Maximum longevity of cat fleas has not completely been demonstrated, but survival on hosts which have been restricted in grooming activity has been reported for at least 133 days (58% of all the female fleas were recovered) (Dryden, 1989b). Cat fleas housed in screen-covered microcells were reported to have an average on-host longevity of 7.2 days for males and 11.2 days for females (Osbrink and Rust, 1984). C. canis has been reported to live for up to two years when fed on dogs (Harwood and James, 1979).

An important role in the survival and longevity of fleas on the host is played by the grooming behaviour of flea-infested animals (Hudson and Prince, 1958; Osbrink and Rust, 1984; Wade and Georgi, 1988). Cats spend a considerable part of each day grooming themselves and have been shown to remove up to 50% of their flea parasite load within one week (Wade and Georgi, 1988). Some pets may tolerate a small to moderate number of fleas, others groom themselves almost constantly, thereby ingesting and dislodging many of the fleas (Dryden, 1993). Osbrink and Rust (1985a) reported of 70% of feline hosts having only relatively few (<7) fleas. Any cat flea dislodged from the host through grooming activity must return to the host or acquire another within a couple of days or the flea will die (Dryden, 1993).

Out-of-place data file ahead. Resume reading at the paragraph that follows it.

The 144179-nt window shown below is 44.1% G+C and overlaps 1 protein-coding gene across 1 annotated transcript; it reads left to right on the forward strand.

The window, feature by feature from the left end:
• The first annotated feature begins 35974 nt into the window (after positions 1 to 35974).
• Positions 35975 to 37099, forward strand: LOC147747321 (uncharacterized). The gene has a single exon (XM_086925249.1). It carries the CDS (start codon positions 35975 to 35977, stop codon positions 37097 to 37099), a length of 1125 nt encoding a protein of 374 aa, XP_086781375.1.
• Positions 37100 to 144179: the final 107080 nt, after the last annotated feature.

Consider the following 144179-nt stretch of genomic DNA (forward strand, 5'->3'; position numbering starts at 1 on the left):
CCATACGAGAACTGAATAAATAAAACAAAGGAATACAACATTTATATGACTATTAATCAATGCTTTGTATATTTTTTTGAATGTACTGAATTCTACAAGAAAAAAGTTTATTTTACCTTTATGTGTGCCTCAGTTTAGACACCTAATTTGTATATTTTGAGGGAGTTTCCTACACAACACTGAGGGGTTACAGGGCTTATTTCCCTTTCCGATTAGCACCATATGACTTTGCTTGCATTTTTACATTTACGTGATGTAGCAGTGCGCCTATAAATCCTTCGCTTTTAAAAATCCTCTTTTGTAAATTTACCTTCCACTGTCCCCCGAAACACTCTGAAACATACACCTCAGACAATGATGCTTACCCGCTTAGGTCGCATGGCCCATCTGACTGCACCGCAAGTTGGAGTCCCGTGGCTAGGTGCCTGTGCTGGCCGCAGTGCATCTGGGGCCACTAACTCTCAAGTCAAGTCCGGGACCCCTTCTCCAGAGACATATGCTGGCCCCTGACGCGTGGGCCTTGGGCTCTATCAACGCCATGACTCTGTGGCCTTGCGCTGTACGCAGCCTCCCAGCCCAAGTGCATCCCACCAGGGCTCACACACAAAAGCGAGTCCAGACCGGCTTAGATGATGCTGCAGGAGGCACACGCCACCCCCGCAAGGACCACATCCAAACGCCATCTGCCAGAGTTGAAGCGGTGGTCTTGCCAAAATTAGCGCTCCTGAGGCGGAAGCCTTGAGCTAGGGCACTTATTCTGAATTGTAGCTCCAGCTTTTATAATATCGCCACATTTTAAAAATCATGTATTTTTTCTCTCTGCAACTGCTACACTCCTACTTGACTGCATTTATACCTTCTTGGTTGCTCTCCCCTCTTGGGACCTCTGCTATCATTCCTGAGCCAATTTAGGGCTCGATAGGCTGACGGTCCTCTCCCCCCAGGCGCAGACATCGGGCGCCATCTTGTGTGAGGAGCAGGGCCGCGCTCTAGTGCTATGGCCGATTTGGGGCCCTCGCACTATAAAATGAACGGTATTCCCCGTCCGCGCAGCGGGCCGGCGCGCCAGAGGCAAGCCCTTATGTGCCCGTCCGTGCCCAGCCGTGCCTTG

But there is also some form of interhost movement by the adult flea (Rust, 1994), of importance also for epidemiology (see also ‘Flea Epidemiology’). Infrequent, short term contact between infested and uninfested hosts is insignificant for the movement of adult cat fleas (Blagburn and Hendrix, 1989). But nevertheless movements between hosts of 2-15% of the cat fleas infesting a host are possible (Rust, 1994).

Significantly more female cat fleas have been observed to remain on the host (Rust, 1994). Movement occurs between hosts whether the hosts are permitted to live together or not. Movement by adult cat fleas between hosts occurs at a low rate and the likelihood of establishing new infestations by adult fleas transferring from one host to another exists, but does not seem to be as important as primary larval breeding sites (Rust, 1994). Transference can also occur when cats and other hosts are killed and consumed as it is supposed for cat flea infestations of coyote, fox, and other carnivores (Rust, 1994), and known to occur in weasels (Mustela sp.) (Marshall, 1981).

Summary see Box 5.

BOX 5. Cat flea adults

  • The final stage of insect metamorphosis
  • Distinguished stage with females and males
  • Host attack stimuli are: tactile stimuli, CO2, air currents and light
  • Unfed adults' survival time: about 20-62 days (dependent on climate)
  • Fed adults on host survival time: up to 133 days
  • Blood intake in female fleas: 13.6µl/day, equivalent to 15.2-times the body weight
  • Start of feeding means regular blood meals necessary to survive


Further information